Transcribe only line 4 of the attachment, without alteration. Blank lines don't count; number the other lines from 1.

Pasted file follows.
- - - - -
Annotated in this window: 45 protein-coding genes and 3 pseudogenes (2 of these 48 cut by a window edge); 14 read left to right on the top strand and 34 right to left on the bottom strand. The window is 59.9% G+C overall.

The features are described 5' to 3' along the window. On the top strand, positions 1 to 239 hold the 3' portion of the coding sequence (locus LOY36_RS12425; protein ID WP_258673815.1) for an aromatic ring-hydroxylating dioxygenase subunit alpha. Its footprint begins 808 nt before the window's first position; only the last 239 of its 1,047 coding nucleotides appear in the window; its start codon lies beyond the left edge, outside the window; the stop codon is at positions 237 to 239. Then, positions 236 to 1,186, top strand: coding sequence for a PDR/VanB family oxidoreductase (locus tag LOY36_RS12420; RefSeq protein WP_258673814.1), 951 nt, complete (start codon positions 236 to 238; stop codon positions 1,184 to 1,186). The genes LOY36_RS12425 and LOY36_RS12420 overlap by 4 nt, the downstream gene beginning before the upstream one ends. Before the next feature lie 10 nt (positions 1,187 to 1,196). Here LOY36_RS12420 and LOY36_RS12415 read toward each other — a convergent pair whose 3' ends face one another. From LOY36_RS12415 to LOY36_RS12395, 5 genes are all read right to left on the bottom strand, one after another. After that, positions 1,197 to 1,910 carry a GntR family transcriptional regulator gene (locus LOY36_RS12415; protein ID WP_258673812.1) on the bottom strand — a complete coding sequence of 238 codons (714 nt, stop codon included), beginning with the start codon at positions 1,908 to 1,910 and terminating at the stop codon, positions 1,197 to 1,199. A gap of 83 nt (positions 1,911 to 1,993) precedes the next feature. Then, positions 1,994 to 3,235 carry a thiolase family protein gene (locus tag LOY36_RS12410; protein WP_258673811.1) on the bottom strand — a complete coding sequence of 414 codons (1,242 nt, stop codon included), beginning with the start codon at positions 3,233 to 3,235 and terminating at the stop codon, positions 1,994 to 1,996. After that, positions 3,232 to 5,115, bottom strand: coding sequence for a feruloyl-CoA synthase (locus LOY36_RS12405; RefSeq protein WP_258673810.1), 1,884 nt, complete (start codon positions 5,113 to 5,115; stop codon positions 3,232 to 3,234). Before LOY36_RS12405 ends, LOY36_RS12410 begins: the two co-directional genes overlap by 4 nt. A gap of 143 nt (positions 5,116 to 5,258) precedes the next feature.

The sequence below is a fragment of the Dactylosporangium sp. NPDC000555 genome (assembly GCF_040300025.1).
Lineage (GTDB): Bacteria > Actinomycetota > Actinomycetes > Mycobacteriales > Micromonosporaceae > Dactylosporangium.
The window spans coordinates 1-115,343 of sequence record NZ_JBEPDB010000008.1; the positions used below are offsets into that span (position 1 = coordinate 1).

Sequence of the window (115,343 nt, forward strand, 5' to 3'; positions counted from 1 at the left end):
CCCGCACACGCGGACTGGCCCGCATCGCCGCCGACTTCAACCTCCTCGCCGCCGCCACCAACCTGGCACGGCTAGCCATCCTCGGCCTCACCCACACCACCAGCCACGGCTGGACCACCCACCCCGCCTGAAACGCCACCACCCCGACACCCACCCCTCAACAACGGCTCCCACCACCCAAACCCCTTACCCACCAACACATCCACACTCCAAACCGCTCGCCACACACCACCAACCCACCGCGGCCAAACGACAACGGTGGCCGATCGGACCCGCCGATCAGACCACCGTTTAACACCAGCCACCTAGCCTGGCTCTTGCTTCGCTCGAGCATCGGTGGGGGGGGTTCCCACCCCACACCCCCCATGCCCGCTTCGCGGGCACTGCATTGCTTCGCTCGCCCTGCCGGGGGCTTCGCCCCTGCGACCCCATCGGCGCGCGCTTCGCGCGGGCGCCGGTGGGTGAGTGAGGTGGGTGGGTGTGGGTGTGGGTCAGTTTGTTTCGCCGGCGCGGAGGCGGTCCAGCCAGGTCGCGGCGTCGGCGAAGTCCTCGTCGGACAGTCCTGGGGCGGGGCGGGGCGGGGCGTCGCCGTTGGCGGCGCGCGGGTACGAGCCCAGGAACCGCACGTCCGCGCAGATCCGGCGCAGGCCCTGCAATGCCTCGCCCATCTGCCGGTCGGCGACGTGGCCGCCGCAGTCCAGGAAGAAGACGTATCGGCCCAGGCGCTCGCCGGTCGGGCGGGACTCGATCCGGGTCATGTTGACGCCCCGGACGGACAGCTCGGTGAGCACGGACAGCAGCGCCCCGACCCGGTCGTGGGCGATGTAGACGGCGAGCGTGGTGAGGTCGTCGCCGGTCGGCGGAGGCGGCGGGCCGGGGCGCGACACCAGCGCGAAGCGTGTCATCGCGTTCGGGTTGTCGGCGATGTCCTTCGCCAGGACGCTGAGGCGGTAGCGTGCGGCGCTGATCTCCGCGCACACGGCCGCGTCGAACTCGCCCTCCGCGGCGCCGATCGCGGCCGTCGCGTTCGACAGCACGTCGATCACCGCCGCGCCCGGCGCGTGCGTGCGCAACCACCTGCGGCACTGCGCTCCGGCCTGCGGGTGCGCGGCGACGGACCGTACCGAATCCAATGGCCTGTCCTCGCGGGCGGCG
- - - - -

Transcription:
Lineage (GTDB): Bacteria > Actinomycetota > Actinomycetes > Mycobacteriales > Micromonosporaceae > Dactylosporangium.